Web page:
The investment firm was successful in completing a debt transaction with the Company and will be paid a combination of cash and receive warrants as the proceeds from the debt transaction are received by the Company. In connection with their successful completion of a number of investment transactions, the investment banker was paid $136,000 during the nine months ended September 30, 2015 and $15,000 during the nine months ended September 30, 2014. Under the terms of the agreement, Carter Terry was to receive warrants in connection with various fundings. As discussed in Note 14, on April 10, 2015, the Company and Carter Terry agreed to issue 300,000 shares of the Company’s stock to Carter Terry to eliminate the issuance of warrants to Carter Terry.

 

Employment Contracts

 

During 2014, the Company entered into employment contracts with three key executives with initial terms of between two and five years and automatic renewals for successive one year terms. The contracts cover such items as compensation, salary deferrals, termination for cause and change in control features. In addition, these contracts included the granting of 13,500,000 in options for three individuals to acquire the Company’s common stock which vested immediately upon the signing of the employment contracts. See Note 15 for related options.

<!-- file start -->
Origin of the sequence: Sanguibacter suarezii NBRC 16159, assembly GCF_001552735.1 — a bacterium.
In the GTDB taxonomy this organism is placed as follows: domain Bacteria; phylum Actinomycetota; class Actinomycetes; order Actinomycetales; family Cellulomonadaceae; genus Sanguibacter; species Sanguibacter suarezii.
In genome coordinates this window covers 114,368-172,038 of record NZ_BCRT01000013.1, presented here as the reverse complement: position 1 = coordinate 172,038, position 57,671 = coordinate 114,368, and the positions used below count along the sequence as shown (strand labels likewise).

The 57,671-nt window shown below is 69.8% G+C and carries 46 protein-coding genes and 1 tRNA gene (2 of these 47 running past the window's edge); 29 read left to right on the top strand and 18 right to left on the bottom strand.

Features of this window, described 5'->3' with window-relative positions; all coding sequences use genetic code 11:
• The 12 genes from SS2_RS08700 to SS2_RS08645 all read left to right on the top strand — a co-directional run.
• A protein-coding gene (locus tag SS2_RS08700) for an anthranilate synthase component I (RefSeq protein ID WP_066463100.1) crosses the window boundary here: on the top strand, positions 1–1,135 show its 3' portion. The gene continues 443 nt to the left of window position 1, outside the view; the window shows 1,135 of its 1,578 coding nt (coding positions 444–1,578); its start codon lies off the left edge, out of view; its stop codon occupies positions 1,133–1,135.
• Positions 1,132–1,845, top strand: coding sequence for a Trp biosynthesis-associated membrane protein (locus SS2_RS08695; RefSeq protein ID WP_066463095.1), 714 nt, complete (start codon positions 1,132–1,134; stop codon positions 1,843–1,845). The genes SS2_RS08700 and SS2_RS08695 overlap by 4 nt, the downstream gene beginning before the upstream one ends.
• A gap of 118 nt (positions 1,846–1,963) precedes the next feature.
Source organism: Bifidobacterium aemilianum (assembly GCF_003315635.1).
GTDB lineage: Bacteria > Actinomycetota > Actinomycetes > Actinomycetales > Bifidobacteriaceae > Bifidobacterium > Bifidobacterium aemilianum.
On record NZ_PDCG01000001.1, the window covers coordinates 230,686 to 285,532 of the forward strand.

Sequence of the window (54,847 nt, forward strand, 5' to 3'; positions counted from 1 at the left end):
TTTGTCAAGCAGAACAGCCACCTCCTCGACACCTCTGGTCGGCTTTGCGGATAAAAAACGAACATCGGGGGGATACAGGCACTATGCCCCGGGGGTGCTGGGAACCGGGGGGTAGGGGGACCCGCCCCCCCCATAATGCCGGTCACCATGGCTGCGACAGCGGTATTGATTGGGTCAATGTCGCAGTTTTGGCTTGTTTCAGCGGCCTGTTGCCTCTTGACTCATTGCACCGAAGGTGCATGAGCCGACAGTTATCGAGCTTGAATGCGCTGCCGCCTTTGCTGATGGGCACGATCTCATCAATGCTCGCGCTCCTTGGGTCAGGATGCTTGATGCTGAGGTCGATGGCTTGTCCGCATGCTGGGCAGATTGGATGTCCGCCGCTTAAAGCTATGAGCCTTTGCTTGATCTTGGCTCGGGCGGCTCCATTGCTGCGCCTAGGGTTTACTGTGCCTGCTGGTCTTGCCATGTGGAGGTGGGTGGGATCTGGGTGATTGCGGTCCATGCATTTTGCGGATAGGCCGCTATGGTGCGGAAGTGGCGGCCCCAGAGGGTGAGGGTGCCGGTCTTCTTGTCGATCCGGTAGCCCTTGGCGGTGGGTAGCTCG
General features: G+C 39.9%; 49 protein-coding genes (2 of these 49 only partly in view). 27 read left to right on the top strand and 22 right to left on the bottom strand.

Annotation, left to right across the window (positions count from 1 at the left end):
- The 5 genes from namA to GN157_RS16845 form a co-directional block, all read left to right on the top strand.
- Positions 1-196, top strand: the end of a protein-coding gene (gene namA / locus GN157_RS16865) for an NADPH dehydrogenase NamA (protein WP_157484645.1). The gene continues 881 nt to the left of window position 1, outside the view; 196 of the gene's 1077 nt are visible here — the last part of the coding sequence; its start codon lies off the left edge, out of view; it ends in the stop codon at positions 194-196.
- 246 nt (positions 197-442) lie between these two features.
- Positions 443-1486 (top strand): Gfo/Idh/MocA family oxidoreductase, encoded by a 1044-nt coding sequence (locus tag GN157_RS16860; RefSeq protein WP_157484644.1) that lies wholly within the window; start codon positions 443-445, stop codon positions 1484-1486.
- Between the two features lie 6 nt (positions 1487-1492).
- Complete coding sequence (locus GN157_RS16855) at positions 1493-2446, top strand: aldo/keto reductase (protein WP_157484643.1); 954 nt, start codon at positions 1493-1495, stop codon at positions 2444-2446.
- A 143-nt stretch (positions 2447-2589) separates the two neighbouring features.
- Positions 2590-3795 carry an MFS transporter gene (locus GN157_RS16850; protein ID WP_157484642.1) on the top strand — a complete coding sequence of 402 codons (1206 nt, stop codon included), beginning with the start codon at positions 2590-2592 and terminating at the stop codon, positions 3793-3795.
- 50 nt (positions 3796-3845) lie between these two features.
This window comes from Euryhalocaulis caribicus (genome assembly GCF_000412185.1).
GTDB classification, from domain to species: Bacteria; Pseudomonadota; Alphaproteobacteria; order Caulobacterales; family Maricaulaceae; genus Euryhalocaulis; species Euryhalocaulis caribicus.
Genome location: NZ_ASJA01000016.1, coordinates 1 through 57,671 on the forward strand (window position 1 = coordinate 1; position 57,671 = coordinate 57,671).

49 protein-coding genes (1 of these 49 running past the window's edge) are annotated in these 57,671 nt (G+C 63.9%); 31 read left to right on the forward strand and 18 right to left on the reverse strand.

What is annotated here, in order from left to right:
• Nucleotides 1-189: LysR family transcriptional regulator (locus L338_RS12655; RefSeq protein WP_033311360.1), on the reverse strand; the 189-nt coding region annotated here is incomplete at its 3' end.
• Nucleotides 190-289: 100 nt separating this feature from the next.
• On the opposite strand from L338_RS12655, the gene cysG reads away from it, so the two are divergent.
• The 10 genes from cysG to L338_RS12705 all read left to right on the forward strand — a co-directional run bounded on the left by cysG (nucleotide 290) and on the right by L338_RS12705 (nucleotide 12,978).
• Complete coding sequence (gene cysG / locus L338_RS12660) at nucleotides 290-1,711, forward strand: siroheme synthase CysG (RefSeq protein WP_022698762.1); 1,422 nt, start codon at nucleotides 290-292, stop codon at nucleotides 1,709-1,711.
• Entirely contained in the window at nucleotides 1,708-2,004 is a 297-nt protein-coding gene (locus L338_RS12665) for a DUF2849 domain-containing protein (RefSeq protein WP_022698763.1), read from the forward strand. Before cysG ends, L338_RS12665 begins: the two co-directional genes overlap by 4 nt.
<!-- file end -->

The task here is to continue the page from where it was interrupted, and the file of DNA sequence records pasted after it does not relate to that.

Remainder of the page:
On January 1, 2015, the Company entered into an employment contract with a key executive with an initial term of three years and automatic renewals for successive one year terms. The contract covers such items as compensation, salary deferrals, termination for cause and change in control features. In addition, this contract included the granting of 250,000 in options for the individual to acquire the Company’s common stock, which vested immediately upon the signing of the employment contract.